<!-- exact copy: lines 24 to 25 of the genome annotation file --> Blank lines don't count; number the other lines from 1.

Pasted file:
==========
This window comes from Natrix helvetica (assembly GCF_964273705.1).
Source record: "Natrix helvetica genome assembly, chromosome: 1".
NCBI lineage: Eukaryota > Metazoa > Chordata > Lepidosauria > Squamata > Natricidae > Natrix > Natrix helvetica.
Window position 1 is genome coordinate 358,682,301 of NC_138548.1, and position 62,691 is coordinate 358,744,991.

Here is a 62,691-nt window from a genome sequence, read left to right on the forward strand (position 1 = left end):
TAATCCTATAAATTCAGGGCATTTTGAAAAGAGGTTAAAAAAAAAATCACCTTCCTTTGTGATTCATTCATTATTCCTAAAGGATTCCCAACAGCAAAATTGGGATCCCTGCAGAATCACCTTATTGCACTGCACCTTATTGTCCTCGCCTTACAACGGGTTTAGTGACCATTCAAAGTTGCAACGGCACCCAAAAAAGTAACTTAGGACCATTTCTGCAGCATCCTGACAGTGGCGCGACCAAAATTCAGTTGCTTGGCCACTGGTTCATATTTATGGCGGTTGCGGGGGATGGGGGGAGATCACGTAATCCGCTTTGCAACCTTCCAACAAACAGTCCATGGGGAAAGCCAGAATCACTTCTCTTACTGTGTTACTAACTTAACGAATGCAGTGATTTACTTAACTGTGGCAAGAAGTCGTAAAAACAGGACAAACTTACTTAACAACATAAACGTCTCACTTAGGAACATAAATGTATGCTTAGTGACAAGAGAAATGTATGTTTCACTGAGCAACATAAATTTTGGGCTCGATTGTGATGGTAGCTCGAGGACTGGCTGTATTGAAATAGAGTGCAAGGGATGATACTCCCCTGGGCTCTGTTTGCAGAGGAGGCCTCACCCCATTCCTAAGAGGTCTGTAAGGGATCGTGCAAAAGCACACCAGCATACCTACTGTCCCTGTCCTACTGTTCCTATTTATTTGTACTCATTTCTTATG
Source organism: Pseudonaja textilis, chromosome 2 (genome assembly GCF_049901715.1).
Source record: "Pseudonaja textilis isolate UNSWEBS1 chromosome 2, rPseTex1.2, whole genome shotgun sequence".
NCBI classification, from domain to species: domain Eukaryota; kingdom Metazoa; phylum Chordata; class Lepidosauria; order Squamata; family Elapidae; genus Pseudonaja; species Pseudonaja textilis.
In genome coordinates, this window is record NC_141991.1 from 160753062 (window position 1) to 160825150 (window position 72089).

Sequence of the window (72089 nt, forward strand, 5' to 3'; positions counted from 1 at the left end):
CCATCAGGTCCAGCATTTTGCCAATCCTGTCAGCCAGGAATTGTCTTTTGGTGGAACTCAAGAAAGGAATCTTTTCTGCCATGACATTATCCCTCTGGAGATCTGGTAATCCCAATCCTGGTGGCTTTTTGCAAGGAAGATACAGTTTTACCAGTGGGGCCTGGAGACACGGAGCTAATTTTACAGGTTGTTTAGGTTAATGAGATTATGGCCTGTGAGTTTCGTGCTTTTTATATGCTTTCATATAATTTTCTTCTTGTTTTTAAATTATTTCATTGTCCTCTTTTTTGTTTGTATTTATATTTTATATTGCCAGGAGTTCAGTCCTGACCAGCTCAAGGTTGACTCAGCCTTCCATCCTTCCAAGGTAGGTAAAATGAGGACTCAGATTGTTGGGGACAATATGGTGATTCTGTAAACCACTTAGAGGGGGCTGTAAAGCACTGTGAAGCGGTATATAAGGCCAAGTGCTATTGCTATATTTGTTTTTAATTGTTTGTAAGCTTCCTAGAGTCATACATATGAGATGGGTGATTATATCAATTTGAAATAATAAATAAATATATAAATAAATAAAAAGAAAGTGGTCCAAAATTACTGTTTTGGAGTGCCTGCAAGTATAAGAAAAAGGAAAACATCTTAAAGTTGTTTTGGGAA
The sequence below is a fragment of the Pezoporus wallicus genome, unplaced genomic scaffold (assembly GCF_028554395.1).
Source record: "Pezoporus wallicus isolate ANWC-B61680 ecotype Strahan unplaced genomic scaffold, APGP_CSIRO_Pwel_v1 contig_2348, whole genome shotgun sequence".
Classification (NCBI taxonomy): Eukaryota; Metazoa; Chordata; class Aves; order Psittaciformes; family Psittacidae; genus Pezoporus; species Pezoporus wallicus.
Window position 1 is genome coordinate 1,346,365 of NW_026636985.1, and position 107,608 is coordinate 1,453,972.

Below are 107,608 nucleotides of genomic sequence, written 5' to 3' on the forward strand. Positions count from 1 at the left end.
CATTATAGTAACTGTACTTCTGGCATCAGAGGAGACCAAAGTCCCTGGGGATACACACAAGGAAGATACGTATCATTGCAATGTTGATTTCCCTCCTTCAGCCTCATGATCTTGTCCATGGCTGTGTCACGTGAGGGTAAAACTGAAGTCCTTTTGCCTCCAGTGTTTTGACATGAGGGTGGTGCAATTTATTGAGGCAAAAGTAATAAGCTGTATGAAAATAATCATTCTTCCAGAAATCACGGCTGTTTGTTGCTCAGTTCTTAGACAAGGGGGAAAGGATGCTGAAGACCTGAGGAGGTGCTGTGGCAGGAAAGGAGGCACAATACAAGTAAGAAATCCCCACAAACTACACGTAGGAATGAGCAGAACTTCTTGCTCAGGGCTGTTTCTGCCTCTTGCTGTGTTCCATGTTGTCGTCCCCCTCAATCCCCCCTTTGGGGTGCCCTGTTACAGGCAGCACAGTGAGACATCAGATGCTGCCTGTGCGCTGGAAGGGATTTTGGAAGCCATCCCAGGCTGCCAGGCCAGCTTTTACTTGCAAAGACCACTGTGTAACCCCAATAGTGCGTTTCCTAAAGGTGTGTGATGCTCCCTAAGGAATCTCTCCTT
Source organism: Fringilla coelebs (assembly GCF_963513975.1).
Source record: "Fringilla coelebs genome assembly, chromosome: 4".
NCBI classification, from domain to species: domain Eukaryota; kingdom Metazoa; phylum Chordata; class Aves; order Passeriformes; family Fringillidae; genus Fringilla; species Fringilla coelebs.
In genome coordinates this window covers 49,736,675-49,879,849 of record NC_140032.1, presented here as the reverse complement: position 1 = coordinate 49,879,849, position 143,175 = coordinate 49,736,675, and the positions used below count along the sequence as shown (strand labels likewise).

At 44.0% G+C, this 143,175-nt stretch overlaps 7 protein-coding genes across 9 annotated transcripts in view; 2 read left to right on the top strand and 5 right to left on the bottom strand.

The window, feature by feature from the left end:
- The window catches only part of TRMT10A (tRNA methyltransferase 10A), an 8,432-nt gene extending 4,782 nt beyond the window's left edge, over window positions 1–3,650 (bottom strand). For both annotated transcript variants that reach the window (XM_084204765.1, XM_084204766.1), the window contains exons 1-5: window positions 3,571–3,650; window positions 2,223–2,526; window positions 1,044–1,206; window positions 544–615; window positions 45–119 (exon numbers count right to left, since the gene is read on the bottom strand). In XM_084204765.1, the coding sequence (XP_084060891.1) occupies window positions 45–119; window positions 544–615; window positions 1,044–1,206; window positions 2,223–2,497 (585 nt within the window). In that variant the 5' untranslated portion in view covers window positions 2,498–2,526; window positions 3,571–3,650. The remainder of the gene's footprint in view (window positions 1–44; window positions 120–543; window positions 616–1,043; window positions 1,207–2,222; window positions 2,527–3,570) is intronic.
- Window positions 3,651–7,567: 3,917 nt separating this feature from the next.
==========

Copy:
The window, feature by feature from the left end:
- The window catches only part of TRMT10A (tRNA methyltransferase 10A), an 8,432-nt gene extending 4,782 nt beyond the window's left edge, over window positions 1–3,650 (bottom strand). For both annotated transcript variants that reach the window (XM_084204765.1, XM_084204766.1), the window contains exons 1-5: window positions 3,571–3,650; window positions 2,223–2,526; window positions 1,044–1,206; window positions 544–615; window positions 45–119 (exon numbers count right to left, since the gene is read on the bottom strand). In XM_084204765.1, the coding sequence (XP_084060891.1) occupies window positions 45–119; window positions 544–615; window positions 1,044–1,206; window positions 2,223–2,497 (585 nt within the window). In that variant the 5' untranslated portion in view covers window positions 2,498–2,526; window positions 3,571–3,650. The remainder of the gene's footprint in view (window positions 1–44; window positions 120–543; window positions 616–1,043; window positions 1,207–2,222; window positions 2,527–3,570) is intronic.